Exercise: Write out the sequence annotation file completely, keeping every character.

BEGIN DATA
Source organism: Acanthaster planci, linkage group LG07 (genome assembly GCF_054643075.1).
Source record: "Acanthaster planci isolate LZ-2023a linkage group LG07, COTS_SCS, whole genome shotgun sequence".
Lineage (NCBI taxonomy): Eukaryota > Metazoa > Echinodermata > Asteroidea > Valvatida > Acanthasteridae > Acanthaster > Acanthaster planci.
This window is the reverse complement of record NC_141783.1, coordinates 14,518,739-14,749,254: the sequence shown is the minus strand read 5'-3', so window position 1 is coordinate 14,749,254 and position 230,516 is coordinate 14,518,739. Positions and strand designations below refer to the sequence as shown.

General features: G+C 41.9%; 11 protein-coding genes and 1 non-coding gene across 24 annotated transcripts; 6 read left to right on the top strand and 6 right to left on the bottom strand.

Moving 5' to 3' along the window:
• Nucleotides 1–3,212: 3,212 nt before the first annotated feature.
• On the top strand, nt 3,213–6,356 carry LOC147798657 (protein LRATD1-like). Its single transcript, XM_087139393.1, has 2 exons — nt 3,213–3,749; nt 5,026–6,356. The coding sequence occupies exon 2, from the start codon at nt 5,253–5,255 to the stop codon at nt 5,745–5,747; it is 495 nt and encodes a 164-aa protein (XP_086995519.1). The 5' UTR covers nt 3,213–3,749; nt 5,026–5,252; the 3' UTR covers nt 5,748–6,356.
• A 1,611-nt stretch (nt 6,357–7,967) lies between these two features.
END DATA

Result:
Source organism: Acanthaster planci, linkage group LG07 (genome assembly GCF_054643075.1).
Source record: "Acanthaster planci isolate LZ-2023a linkage group LG07, COTS_SCS, whole genome shotgun sequence".
Lineage (NCBI taxonomy): Eukaryota > Metazoa > Echinodermata > Asteroidea > Valvatida > Acanthasteridae > Acanthaster > Acanthaster planci.
This window is the reverse complement of record NC_141783.1, coordinates 14,518,739-14,749,254: the sequence shown is the minus strand read 5'-3', so window position 1 is coordinate 14,749,254 and position 230,516 is coordinate 14,518,739. Positions and strand designations below refer to the sequence as shown.

General features: G+C 41.9%; 11 protein-coding genes and 1 non-coding gene across 24 annotated transcripts; 6 read left to right on the top strand and 6 right to left on the bottom strand.

Moving 5' to 3' along the window:
• Nucleotides 1–3,212: 3,212 nt before the first annotated feature.
• On the top strand, nt 3,213–6,356 carry LOC147798657 (protein LRATD1-like). Its single transcript, XM_087139393.1, has 2 exons — nt 3,213–3,749; nt 5,026–6,356. The coding sequence occupies exon 2, from the start codon at nt 5,253–5,255 to the stop codon at nt 5,745–5,747; it is 495 nt and encodes a 164-aa protein (XP_086995519.1). The 5' UTR covers nt 3,213–3,749; nt 5,026–5,252; the 3' UTR covers nt 5,748–6,356.
• A 1,611-nt stretch (nt 6,357–7,967) lies between these two features.